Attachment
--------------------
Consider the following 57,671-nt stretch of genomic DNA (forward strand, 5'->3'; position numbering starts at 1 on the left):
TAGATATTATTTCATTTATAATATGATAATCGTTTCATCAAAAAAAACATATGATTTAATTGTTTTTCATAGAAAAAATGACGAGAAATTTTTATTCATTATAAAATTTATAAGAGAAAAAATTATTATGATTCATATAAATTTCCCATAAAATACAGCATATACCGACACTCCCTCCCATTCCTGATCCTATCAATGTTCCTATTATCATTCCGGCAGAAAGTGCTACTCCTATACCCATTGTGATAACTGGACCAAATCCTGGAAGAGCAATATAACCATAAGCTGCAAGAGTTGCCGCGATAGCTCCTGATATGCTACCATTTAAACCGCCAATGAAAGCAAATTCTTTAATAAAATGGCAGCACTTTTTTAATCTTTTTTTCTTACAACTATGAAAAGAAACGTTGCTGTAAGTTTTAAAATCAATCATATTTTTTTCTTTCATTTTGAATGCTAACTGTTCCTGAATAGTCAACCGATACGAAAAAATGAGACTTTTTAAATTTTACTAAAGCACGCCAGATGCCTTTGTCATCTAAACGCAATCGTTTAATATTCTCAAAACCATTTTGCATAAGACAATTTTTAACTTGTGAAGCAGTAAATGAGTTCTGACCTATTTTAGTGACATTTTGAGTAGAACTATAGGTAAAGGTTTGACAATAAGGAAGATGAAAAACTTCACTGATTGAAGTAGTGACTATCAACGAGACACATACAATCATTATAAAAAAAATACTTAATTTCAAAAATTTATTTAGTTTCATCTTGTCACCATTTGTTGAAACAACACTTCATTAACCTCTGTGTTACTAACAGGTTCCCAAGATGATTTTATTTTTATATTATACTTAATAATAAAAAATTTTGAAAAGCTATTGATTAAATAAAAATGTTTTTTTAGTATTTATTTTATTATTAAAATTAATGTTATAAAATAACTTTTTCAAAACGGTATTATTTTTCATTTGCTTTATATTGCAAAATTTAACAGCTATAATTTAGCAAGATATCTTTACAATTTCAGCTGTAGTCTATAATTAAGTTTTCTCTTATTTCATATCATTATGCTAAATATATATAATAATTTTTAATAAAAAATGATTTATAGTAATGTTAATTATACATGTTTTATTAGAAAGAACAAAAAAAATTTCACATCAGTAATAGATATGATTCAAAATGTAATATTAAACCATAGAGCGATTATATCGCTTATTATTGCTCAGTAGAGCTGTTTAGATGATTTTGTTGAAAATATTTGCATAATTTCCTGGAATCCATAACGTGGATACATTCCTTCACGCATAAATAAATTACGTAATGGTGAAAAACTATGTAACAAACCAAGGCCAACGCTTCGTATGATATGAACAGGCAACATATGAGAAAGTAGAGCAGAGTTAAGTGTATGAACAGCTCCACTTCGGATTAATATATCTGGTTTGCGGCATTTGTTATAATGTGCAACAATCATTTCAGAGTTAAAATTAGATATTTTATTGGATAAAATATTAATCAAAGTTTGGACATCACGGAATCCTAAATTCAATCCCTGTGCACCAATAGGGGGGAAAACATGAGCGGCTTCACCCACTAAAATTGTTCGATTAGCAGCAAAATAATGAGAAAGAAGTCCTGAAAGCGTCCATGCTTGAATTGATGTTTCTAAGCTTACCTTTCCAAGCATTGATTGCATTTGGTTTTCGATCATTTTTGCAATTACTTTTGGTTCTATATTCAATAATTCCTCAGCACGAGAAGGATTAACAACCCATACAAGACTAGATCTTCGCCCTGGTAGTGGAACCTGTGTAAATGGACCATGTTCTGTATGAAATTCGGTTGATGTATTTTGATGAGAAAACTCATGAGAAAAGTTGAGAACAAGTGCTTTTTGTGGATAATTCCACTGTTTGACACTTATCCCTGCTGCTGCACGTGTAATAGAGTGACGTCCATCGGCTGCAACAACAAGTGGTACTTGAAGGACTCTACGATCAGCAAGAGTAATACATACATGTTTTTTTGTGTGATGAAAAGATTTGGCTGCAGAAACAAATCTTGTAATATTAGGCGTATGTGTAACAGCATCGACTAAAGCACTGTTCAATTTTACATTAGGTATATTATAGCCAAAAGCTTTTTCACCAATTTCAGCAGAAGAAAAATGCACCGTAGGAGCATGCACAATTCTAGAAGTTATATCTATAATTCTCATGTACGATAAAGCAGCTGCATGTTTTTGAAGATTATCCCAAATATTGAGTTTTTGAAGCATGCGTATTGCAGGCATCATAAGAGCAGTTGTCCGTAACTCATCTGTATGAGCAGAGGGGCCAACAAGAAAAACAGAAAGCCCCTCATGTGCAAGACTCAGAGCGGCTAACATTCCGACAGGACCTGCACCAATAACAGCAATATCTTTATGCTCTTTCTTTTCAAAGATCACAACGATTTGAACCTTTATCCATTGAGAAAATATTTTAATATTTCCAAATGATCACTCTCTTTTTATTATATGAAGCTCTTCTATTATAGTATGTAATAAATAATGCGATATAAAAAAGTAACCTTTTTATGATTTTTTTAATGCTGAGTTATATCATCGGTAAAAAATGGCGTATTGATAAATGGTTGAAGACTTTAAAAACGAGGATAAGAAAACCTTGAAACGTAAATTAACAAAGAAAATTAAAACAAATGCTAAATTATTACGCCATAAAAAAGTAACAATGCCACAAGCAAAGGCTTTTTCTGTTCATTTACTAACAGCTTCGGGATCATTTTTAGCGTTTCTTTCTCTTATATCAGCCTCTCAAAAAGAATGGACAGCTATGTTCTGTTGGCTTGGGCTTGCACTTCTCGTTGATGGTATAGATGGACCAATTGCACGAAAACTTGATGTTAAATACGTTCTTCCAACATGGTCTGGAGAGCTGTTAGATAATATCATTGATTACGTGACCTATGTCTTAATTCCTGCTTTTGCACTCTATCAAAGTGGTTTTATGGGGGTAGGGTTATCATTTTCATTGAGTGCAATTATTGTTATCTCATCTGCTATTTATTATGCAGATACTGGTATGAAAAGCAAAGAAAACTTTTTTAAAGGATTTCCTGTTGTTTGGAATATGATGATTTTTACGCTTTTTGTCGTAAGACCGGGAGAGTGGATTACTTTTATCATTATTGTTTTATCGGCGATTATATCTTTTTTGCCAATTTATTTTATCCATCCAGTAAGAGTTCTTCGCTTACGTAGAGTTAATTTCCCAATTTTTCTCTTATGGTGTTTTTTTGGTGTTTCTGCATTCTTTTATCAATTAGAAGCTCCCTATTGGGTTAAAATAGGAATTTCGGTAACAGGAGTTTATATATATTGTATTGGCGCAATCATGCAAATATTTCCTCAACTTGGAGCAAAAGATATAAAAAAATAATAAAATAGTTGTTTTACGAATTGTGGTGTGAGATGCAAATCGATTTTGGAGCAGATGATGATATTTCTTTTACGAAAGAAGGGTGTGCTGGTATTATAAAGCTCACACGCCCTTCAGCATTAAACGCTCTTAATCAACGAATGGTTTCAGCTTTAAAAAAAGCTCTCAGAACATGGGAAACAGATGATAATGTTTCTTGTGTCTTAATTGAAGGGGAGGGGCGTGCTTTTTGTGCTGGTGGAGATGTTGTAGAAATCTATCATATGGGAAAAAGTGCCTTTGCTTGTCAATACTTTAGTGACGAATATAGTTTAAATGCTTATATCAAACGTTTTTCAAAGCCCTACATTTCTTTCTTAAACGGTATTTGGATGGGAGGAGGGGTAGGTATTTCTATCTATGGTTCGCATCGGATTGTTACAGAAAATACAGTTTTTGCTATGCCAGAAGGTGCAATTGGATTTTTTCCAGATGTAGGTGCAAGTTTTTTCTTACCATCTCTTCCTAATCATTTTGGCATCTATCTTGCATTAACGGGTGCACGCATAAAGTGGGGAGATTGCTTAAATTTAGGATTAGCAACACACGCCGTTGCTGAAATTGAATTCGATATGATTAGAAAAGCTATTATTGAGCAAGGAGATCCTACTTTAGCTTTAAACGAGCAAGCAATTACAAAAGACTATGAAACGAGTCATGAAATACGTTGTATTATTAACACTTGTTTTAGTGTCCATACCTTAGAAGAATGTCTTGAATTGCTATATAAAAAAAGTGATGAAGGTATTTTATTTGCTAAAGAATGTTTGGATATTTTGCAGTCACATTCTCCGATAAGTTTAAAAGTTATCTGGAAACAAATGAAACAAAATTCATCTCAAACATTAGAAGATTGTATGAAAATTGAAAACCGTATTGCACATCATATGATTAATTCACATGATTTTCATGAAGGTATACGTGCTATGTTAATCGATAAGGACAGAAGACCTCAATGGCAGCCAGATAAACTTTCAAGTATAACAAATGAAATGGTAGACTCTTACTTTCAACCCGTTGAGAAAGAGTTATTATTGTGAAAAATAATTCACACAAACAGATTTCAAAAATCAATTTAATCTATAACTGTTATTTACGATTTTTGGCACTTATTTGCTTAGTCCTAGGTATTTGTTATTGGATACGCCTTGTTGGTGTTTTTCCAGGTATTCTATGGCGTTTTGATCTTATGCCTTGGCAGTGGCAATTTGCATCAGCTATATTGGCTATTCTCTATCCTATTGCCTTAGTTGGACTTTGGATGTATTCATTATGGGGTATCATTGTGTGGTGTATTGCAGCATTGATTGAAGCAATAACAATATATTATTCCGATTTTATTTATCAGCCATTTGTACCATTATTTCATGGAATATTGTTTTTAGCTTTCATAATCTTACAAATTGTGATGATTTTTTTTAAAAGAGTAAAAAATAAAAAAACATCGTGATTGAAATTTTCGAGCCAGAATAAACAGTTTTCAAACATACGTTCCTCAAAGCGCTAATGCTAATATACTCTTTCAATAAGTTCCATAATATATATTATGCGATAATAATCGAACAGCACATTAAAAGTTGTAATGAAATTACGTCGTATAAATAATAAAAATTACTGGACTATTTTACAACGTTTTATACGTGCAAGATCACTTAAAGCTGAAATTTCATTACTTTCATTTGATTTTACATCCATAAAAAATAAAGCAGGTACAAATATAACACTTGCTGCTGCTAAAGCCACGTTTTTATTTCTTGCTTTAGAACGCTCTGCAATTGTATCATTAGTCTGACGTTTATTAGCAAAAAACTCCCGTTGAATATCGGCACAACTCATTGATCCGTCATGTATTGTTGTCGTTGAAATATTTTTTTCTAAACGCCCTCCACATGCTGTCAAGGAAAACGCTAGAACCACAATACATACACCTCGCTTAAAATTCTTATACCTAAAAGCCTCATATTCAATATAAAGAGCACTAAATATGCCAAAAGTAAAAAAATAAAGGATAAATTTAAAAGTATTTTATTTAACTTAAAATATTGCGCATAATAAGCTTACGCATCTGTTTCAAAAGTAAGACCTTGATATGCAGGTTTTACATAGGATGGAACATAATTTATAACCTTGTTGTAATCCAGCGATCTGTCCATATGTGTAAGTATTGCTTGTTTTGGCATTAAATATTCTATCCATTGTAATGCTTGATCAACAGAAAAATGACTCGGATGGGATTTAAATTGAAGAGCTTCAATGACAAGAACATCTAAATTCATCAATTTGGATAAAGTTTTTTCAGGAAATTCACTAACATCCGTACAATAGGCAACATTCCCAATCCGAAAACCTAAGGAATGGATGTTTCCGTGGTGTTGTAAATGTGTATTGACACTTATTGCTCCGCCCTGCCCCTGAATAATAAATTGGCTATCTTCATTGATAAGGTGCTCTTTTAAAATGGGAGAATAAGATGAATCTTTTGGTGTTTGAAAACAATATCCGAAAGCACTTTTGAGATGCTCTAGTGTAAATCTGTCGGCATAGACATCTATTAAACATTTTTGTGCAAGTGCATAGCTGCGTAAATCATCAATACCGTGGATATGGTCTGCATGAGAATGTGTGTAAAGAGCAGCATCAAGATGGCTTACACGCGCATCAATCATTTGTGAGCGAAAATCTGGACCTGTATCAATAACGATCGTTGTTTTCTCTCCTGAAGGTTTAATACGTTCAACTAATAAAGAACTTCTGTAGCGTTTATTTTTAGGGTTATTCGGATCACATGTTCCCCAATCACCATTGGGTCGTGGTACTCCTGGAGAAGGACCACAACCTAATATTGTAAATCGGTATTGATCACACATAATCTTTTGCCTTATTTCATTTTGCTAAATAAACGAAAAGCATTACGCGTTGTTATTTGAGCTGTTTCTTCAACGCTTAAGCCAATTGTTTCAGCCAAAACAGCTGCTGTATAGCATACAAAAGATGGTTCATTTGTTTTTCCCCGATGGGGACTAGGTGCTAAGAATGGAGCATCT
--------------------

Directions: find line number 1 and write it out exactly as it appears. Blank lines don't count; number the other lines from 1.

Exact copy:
Consider the following 57,671-nt stretch of genomic DNA (forward strand, 5'->3'; position numbering starts at 1 on the left):